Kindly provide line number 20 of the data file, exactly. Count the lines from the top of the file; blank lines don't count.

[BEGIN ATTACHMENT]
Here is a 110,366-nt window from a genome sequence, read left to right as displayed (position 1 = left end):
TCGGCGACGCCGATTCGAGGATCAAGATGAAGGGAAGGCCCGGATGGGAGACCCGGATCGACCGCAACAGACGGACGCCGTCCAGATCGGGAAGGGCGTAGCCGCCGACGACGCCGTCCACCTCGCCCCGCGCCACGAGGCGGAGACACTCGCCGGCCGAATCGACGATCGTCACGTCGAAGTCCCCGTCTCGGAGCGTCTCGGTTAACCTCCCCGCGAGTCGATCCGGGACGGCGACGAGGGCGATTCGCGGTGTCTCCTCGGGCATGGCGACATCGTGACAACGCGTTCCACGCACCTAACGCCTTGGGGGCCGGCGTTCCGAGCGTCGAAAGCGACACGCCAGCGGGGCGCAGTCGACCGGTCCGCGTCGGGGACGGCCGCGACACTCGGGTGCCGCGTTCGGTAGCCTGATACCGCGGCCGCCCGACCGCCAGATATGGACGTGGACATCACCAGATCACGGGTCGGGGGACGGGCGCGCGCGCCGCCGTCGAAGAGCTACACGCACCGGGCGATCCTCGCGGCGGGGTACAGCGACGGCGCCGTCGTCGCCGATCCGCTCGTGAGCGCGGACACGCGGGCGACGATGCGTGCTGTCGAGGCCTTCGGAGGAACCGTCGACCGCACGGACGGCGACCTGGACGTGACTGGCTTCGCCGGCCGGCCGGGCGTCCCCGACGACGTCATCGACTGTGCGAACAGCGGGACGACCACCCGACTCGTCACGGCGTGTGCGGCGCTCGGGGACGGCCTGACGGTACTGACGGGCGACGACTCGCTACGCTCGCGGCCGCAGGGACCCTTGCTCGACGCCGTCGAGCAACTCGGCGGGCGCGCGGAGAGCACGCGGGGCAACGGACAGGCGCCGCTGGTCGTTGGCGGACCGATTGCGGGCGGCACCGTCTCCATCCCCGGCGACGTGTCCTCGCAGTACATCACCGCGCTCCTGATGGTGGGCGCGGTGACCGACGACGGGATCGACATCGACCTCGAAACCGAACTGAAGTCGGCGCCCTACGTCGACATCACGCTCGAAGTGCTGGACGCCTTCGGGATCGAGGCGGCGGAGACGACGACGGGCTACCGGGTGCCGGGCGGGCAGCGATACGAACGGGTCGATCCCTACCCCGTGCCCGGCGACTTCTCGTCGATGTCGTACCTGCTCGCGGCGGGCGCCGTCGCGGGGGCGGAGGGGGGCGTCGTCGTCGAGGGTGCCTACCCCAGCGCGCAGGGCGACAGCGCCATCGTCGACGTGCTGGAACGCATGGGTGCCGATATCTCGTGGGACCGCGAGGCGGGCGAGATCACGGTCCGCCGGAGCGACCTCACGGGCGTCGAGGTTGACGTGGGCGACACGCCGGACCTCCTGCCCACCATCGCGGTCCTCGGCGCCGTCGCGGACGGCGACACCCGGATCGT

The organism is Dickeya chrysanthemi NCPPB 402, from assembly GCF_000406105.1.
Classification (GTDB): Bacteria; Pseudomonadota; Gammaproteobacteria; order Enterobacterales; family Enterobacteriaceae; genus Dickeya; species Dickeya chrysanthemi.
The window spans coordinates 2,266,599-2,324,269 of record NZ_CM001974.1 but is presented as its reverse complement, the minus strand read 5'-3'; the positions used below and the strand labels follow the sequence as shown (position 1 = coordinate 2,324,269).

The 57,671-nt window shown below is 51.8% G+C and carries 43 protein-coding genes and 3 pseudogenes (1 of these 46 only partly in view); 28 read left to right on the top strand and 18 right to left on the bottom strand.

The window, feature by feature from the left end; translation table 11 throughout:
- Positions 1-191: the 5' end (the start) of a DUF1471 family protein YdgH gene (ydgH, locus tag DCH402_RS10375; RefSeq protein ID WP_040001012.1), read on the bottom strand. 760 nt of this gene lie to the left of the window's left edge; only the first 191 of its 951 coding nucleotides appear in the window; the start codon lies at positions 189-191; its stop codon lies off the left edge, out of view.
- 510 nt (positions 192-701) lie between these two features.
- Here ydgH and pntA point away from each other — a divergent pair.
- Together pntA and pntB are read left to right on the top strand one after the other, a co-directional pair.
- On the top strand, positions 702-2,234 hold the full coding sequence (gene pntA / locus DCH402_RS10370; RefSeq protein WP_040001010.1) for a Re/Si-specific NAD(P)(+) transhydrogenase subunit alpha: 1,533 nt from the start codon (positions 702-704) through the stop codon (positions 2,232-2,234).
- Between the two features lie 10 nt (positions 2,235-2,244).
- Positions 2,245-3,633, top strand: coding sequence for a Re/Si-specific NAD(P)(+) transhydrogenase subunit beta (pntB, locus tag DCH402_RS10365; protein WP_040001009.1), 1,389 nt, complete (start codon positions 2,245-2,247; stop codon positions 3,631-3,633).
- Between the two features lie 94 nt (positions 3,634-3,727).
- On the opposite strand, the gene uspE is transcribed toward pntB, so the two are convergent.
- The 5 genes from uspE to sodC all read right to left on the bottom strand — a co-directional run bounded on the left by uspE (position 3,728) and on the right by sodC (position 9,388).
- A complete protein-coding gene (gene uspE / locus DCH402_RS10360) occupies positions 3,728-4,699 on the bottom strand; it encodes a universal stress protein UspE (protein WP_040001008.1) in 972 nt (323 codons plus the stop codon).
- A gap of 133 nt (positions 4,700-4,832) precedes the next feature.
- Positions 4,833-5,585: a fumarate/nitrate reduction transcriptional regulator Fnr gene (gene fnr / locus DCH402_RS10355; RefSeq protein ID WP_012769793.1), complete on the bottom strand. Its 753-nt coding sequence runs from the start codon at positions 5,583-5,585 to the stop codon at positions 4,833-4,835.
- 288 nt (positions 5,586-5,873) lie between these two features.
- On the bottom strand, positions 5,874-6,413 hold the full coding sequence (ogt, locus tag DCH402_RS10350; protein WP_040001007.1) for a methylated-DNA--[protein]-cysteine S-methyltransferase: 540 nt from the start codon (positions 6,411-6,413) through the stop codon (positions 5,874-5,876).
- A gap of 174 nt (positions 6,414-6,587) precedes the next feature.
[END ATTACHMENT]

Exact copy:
- Positions 4,833-5,585: a fumarate/nitrate reduction transcriptional regulator Fnr gene (gene fnr / locus DCH402_RS10355; RefSeq protein ID WP_012769793.1), complete on the bottom strand. Its 753-nt coding sequence runs from the start codon at positions 5,583-5,585 to the stop codon at positions 4,833-4,835.